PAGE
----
The options for umbilical cord banking are divided primarily into what’s called public and private cord blood banking.
Private cord banking
Private cord banking is just what it sounds like: we collect the blood at the time of your delivery and you send it to a business that processes it and stores it for you. The cost of this varies currently from somewhere between $2000 and $3000 for initial processing and from about $120 and $300 per year to store it. In this case, you are storing the cells for yourself and your family.
Public cord banking
Alternatively, public cord banking is something anyone who delivers at certain hospitals has the opportunity to do. There is a public cord blood system that has been growing since 1990 that is similar to the blood bank and is used for individuals who need the blood due to illness or injury.
At Swedish, all patients can donate cord blood to the Puget Sound Blood Center. The cord blood collected for this bank is available to all individuals based on need. The cord blood collected is not specifically available to the individual who donated it. We are happy to collect blood from all families, but are finding increased needs in patients who are ethnic minorities or a mixed race couple. The cord blood also can be directed to Fred Hutchinson Research Center for ongoing research regarding current and future treatments.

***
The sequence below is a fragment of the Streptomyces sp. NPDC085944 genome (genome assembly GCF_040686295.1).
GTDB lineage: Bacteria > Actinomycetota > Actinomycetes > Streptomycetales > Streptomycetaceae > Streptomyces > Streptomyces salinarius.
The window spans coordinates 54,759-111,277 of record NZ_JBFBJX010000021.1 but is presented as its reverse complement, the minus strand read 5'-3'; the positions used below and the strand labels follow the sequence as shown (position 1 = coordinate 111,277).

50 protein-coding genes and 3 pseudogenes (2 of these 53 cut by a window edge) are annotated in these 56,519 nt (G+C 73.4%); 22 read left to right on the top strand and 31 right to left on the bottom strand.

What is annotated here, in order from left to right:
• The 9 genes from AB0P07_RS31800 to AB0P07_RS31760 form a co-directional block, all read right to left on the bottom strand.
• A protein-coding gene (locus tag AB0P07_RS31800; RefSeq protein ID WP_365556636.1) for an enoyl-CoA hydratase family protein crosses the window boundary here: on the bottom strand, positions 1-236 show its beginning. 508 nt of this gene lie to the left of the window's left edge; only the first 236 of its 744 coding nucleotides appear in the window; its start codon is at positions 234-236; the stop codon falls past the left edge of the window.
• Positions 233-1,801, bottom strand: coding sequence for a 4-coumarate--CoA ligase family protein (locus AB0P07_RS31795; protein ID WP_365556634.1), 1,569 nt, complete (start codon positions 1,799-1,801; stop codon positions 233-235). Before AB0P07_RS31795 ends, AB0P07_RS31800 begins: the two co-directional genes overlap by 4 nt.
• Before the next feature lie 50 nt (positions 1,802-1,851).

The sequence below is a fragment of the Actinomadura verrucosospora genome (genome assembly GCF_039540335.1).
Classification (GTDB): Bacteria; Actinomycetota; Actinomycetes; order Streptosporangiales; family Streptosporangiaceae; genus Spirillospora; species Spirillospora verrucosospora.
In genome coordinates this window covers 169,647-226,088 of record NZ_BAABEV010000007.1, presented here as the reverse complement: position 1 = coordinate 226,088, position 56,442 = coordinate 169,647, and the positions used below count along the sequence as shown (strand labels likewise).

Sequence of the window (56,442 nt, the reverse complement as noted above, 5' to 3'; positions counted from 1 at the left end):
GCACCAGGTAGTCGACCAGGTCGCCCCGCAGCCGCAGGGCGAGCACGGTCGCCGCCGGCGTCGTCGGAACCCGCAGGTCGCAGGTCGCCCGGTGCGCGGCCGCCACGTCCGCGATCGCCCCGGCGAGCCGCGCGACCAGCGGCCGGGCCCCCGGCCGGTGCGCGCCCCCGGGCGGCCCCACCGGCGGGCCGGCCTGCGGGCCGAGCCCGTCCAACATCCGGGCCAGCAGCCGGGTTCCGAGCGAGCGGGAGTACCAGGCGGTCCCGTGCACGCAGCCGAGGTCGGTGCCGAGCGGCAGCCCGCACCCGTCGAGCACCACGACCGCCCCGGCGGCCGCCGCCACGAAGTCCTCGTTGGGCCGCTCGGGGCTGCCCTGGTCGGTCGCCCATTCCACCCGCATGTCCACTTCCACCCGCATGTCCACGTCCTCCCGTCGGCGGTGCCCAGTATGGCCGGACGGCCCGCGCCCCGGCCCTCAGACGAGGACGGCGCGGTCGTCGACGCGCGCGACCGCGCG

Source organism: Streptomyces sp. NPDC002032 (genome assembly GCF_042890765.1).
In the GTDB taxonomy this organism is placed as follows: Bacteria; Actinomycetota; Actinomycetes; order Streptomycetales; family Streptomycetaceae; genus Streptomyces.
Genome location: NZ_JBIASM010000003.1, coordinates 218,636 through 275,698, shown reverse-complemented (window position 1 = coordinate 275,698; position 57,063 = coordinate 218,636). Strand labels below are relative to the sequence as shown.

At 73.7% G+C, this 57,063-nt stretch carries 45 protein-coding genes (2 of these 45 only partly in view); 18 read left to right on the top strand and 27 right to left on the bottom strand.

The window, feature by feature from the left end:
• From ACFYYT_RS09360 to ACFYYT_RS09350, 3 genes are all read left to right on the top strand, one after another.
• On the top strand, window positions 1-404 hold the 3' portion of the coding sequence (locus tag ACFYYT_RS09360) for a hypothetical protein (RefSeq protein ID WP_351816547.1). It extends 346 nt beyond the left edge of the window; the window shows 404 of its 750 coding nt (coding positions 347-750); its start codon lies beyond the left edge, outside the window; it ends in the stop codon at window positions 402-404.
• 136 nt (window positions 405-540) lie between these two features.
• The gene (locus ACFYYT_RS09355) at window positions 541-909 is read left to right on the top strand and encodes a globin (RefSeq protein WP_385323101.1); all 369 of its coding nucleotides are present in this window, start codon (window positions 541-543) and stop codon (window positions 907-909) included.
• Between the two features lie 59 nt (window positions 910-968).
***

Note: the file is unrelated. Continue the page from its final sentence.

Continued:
Isn't cord blood banking controversial?
There are ...
SEATTLE, Oct. 15, 2012 - If you’re pregnant or thinking about having a baby, finding the right provider is a pretty good place to start this incredible journey. When you come to OB Speed Dating, you’ll get the chance to meet several Obstetricians and Certified Nurse Midwives (CNMs) who deliver at Swedish/Ballard's Family Childbirth Center and get to know them in a fun, low-key environment.
Self breast exams: to do or not to do?
Remember when there were monthly emails you could sign up for to remind you and your friends to do your self breast exams at home? Remember seeing the news anchors talking about their monthly self breast exams in an attempt to remind you to do your breast “due diligence?” What happened to self breast exams and are they still important?
Initially, self breast exams were recommended as a screening tool to help early detection of breast cancer. Unfortunately long-term studies have not confirmed that they actually live up to their hype. Two large studies looking at over 200,000 women in both Russia and China didn’t show any difference in breast cancer mortality after 15 years between the women who were performing routine self exams and those who were not. In fact, the women that were practicing self exams found more lumps and underwent more biopsies for benign reasons. Reviews of several other studies failed to show a benefit of regular breast self-examinations including no benefit of early diagnosis, or reductions in deaths or stage at diagnosis. Hence in 2009, the US Preventative Services Task Force advised that clinicians no longer recommend routine self breast examination as a screening tool for breast cancer detection.
Even though you don’t need to be doing a monthly self exam, you should...